|The Frankfurt-Tipp rating:|
|Original title:||Transformers: Age of Extinction|
|Production country:||USA 2014|
|Running time:||Ca. 166 min.|
|Rated:||From 12 years|
Several years have passed since the Autobots and the Decepticons fought their all-decisive battle on Earth, destroying Chicago. The fact that the Autobots are actually the good guys who protect us humans from evil aliens does not matter to the bereaved of the victims. The CIA agent Harold Attinger (Kelsey Grammer) takes advantage of this attitude: he founds a special unit to hunt down and destroy all Transformers. At least he's pretending that's his target. In fact, Attinger is working with another alien robot that will give him access to the powerful Transformers technology when Attinger provides him with Optimus Prime in return. But after the events of Chicago, he remains missing without a trace. Until the tinkerer Cade Yaeger (Mark Wahlberg) buys an old truck and finds out that he has the leader of the Autobots in his barn while screwing around on the alleged scrap heap. And so it doesn't take long until Attinger and his men not only hunt Optimus Prime, but also Cade and his daughter Tessa (Nicola Peltz). But this is only the beginning of a new gigantic battle that could finally usher in the era of doom for the people…
Actually, Michael Bay only wanted to stage a trilogy of "Transformers" films. But after the third part has raised over 1.1 billion dollars worldwide despite the usual negative criticism, Bay was not yet ready to give up the franchise. And so with "Transformers: Era of Doom" he now delivers the start of a second trilogy. The only really big changes are in the cast. Shia LaBeouf is just as little involved as Josh Duhamel or Tyrese Gibson. Instead, Mark Wahlberg, Nicola Peltz ("Bates Motel") and newcomer Jack Reynor ("The Delivery Hero") are now allowed to fight their way through the Bay battle of material alongside Autobots and other Transformers.
Besides the new actors there are of course also some new Transformers, whereby the Dinobots are likely to attract the most attention - even though they can only be seen for a short time towards the end of the movie, which is too long with almost three hours. Apart from that, Bay remains true to his formula for success despite all criticism. He neither renounces his obligatory 180-degree camera movements, nor landscape shots in an overstylised postcard idyll, nor lascivious glances at the barely covered backs of the attractive actresses. On the other hand, he has somewhat reduced the infantile humor of the last films, which had reached almost unbearable proportions in the second part. There are still some scenes that are obviously supposed to be fun for a very young audience, but all in all such moments stay within tolerable limits.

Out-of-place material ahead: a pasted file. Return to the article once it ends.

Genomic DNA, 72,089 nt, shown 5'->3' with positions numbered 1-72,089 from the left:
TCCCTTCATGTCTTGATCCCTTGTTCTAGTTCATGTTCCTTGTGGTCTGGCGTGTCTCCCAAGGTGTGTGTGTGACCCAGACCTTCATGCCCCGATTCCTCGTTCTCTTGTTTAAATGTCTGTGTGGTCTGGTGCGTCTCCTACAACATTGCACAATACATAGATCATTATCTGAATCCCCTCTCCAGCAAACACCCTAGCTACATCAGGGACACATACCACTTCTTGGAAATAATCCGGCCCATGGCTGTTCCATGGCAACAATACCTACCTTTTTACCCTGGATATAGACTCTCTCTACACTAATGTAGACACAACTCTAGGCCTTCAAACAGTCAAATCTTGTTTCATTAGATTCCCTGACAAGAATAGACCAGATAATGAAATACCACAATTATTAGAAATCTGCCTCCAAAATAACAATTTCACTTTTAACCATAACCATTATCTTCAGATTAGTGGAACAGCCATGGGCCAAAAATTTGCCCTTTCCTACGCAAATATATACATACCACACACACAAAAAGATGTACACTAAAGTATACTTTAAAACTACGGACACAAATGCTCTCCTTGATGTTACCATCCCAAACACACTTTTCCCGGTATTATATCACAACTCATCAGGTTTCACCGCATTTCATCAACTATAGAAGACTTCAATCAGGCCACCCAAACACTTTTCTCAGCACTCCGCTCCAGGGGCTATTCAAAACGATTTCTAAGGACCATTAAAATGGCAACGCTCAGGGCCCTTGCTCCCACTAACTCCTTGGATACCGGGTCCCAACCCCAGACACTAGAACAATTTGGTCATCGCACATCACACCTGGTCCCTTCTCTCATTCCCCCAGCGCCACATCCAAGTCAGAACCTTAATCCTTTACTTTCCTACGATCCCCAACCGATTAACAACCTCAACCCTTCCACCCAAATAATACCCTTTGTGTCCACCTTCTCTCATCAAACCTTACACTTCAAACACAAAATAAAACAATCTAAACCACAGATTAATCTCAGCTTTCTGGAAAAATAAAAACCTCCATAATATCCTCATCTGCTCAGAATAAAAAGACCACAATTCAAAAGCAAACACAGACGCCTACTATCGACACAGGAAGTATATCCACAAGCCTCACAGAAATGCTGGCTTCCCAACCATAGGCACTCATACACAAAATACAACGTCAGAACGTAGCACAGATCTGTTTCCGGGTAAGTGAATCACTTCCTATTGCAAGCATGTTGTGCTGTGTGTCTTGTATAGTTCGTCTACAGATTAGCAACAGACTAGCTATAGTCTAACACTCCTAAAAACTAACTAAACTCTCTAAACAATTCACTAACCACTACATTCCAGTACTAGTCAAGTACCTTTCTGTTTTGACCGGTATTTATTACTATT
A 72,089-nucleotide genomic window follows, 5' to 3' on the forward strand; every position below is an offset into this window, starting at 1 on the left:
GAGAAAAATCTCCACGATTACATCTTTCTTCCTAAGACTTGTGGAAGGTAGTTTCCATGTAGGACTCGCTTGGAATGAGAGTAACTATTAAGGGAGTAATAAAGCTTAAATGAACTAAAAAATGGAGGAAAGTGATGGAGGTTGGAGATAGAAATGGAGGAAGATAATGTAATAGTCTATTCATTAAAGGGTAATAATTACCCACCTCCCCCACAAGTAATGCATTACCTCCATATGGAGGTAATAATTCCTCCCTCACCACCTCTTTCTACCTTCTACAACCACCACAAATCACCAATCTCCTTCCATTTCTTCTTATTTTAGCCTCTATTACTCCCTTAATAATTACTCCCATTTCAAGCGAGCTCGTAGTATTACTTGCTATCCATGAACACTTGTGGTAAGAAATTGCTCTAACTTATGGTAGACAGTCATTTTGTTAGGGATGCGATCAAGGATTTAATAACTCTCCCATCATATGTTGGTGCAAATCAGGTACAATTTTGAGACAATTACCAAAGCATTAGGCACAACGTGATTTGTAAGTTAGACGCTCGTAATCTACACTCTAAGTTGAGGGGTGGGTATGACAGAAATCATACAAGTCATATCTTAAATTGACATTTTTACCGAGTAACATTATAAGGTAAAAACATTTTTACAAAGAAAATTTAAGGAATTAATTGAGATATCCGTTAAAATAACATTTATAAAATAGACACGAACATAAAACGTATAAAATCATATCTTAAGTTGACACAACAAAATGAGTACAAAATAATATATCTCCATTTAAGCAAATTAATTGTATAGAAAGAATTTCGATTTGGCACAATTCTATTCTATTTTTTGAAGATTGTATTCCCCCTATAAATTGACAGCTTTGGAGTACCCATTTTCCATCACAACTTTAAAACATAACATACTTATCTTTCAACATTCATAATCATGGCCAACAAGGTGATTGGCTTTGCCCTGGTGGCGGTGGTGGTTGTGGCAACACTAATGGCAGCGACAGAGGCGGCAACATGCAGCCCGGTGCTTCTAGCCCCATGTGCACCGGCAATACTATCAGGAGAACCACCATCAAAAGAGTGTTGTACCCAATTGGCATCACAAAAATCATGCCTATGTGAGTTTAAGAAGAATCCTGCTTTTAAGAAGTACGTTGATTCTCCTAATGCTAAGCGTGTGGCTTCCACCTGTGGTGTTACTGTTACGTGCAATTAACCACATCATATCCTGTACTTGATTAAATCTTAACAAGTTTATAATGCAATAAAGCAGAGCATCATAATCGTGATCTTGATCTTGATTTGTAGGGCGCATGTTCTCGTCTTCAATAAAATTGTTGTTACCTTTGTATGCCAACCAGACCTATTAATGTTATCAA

Anyway, in the "Transformers" movies the special effects and the action sequences are clearly in the foreground. And no matter what you might think of Bay and despite the script, whose lack of quality nobody can deny, you can't deny that the director has delivered first class again in the fourth infusion. In many fast-paced sequences, in which once again entire cities are transformed into rubble, Michael Bay offers the fans of the series exactly what they expect from him and what they want to see in a "Transformers" film. And anyone who still expects something different after the first three parts in the fourth film is to put it mildly to blame himself.
Admittedly, objectively speaking, "Transformers: Era of Downfall" is not a particularly good film. It's at least thirty minutes too long, not very convincing from an acting point of view (apart from Stanley Tucci, who seems to be able to get something out of even a messed up script) and dramaturgically without any form of originality. And yet the whole thing as pure popcorn fun actually works very well. However, you should exchange your intellect for a large portion of popcorn and coke before entering the cinema hall at the bar, because as soon as you start to think too much about the noise on the screen, the pleasure of this latest appearance by Optimus Prime and Co. is quickly significantly diminished.
Whoever liked the first three "Transformers" movies not because of Shia LaBeouf, but rather despite Shia LaBeouf, just wants to see more Autobot action and finally wants to know the whole truth about who or what really wiped out the dinosaurs, will definitely have a lot of fun in the "Era of Doom". But those who belong to the unteachable who still hope that Michael Bay has staged a film not only for the eyes, but also for the brains, will want to be able to transform themselves into a car at the latest at the first longer dialogue scene, in order to be able to jet out of the cinema as quickly as possible. Therefore: A party for fans and absolutely worth seeing for the target group!
An article by Frankfurt-Tipp